Popularized in films like Limitless, legal smart drugs called Nootropics are becoming more and more prevalent in board rooms and on Wall Street.Keep reading »
Exclusive: Goldman group set to buy message system as alternative to Bloomberg (Reuters)
Wall Street firms led by Goldman Sachs Group Inc are close to buying a stake in chat and instant messaging startup Perzo Inc in pursuit of an alternative to a similar application from Bloomberg LP, sources familiar with Goldman’s plans said. Banks are trying to cut costs as sluggish trading volumes and higher regulation weigh on revenues. Bloomberg has dominated messaging on Wall Street for years, but its application is part of a data, trading and news terminal that costs about $20,000 a year. The Perzo applications are free. Several banks and asset managers are considering an investment in Perzo, including Morgan Stanley, JPMorgan Chase & Co, Bank of America Corp, Deutsche Bank AG, HSBC Holdings PLC, BlackRock Inc and the hedge fund Maverick Capital Ltd, said two sources briefed on the matter who declined to comment publicly…Goldman Sachs has been looking at alternatives to Bloomberg’s messaging program for years, and launched a project internally called “Babel” in early 2013 to develop a competitor, according to two sources. As that project was underway, the bank learned that reporters in Bloomberg’s news division had access to information about bank professionals that it assumed had been private, such as when an employee had last logged into his or her terminal, the sources said.
London Banker Jobs Decrease as Large Firms Slow Hiring (Bloomberg)
Job vacancies at London’s financial-services companies fell by 8 percent in July from the previous month as hiring by large securities firms slowed, according to a survey by a recruitment firm. The number of openings in the City and Canary Wharf financial districts decreased to 2,000 in July from 2,190 in June, London-based Astbury Marsden said in a statement today. However, smaller companies such as high-frequency and algorithmic trading firms, are “actively” creating new positions and adding employees, according to the recruiter.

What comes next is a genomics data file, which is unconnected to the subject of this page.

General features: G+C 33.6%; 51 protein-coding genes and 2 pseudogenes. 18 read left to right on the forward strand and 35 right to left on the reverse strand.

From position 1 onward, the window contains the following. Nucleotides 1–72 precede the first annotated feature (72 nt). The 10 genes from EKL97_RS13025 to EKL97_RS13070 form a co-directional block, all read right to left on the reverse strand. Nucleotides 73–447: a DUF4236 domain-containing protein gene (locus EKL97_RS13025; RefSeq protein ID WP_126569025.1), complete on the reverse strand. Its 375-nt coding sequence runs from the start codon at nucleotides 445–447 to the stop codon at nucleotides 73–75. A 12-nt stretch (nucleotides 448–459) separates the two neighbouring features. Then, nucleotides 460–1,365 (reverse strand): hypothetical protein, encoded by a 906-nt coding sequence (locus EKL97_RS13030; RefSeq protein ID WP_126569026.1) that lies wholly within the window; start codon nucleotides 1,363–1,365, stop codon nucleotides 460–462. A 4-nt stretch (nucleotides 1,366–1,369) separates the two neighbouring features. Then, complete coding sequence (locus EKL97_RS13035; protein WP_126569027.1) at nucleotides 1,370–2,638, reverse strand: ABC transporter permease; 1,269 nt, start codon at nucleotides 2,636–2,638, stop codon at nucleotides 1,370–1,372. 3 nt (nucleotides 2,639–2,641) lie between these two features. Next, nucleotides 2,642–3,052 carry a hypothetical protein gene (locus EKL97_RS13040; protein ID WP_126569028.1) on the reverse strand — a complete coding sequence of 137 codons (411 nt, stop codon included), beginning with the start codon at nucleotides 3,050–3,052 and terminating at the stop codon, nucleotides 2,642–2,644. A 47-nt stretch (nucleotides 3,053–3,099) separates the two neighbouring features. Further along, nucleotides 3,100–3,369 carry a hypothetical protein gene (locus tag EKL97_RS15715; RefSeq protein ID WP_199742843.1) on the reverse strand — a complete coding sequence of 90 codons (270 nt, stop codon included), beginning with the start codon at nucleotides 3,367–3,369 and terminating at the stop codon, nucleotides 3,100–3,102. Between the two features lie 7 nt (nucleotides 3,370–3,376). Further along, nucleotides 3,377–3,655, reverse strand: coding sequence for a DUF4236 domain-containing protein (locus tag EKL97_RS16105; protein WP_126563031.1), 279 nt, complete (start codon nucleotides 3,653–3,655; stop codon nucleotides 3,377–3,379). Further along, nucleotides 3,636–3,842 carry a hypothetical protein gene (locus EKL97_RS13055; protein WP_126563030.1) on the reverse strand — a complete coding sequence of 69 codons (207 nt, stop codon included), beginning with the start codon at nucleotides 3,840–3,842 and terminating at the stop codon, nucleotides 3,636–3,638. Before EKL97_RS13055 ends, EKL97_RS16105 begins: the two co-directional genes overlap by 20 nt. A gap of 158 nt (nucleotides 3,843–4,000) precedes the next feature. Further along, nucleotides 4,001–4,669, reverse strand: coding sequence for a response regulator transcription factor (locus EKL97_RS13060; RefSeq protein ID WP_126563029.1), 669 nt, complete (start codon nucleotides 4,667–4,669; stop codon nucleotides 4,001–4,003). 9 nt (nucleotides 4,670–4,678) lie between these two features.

TPG Is Said to Seek $12 Billion Fund After Boom-Era Busts (Bloomberg)
The total amount for TPG’s seventh buyout pool would include $2 billion the firm already obtained for a bridge fund, according to the people, who asked not to be identified because the information is private. The predecessor fund raised $19.8 billion in 2008, just before the bankruptcy of Lehman Brothers Holdings Inc. triggered a global financial meltdown. TPG gathered $15.4 billion for its fifth fund in 2006 at the peak of the buyout boom.
BofA’s 2 Hour Rosneft Trade Halt Shows Sanction Confusion (Bloomberg)
Bank of America Corp. and Nomura Holding Inc. (8604)’s electronic-trading unit Instinet temporarily banned trading in Russian energy stocks OAO Rosneft and OAO Novatek last month after the U.S. sanctioned the firms over Russia’s policy on Ukraine, four people with knowledge of the matter said. Bank of America suspended trading in both stocks for about two hours as a precautionary measure after the U.S. Treasury issued sanctions on July 16, said two people, who asked not to be identified because the information hasn’t be made public. Nomura placed a ban on both companies’ shares for 24 hours on July 28, one of the people said. “The first reaction for risk managers will be to cut trading when these sanctions occur,” Chris Weafer, a senior partner at Moscow-based consulting firm Macro Advisory and former chief strategist at Sberbank CIB, said in an interview. “We will see this trend of voluntary prohibitions repeated because there are no medals for bravery, and risk managers will err on the side of caution.”
German schoolboy drops phone on fishing trip, drains entire pond to look for it (Metro)